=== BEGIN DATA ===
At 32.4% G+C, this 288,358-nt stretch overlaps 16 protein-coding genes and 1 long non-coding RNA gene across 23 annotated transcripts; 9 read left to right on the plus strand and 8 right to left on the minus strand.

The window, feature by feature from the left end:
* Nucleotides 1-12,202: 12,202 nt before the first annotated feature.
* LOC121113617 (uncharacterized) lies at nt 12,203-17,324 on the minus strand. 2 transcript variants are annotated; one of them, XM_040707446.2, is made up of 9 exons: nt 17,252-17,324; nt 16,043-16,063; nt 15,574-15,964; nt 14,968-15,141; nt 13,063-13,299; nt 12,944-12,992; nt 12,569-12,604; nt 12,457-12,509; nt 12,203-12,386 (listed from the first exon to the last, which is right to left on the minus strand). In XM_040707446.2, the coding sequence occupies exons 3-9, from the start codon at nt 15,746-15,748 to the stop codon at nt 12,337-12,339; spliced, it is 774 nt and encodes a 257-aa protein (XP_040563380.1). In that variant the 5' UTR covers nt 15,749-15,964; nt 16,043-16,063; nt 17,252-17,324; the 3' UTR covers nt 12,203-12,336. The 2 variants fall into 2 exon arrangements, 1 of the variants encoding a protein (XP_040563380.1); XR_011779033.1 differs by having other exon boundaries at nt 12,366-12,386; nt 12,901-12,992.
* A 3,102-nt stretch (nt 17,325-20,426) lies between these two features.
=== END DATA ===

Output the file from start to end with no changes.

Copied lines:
At 32.4% G+C, this 288,358-nt stretch overlaps 16 protein-coding genes and 1 long non-coding RNA gene across 23 annotated transcripts; 9 read left to right on the plus strand and 8 right to left on the minus strand.

The window, feature by feature from the left end:
* Nucleotides 1-12,202: 12,202 nt before the first annotated feature.
* LOC121113617 (uncharacterized) lies at nt 12,203-17,324 on the minus strand. 2 transcript variants are annotated; one of them, XM_040707446.2, is made up of 9 exons: nt 17,252-17,324; nt 16,043-16,063; nt 15,574-15,964; nt 14,968-15,141; nt 13,063-13,299; nt 12,944-12,992; nt 12,569-12,604; nt 12,457-12,509; nt 12,203-12,386 (listed from the first exon to the last, which is right to left on the minus strand). In XM_040707446.2, the coding sequence occupies exons 3-9, from the start codon at nt 15,746-15,748 to the stop codon at nt 12,337-12,339; spliced, it is 774 nt and encodes a 257-aa protein (XP_040563380.1). In that variant the 5' UTR covers nt 15,749-15,964; nt 16,043-16,063; nt 17,252-17,324; the 3' UTR covers nt 12,203-12,336. The 2 variants fall into 2 exon arrangements, 1 of the variants encoding a protein (XP_040563380.1); XR_011779033.1 differs by having other exon boundaries at nt 12,366-12,386; nt 12,901-12,992.
* A 3,102-nt stretch (nt 17,325-20,426) lies between these two features.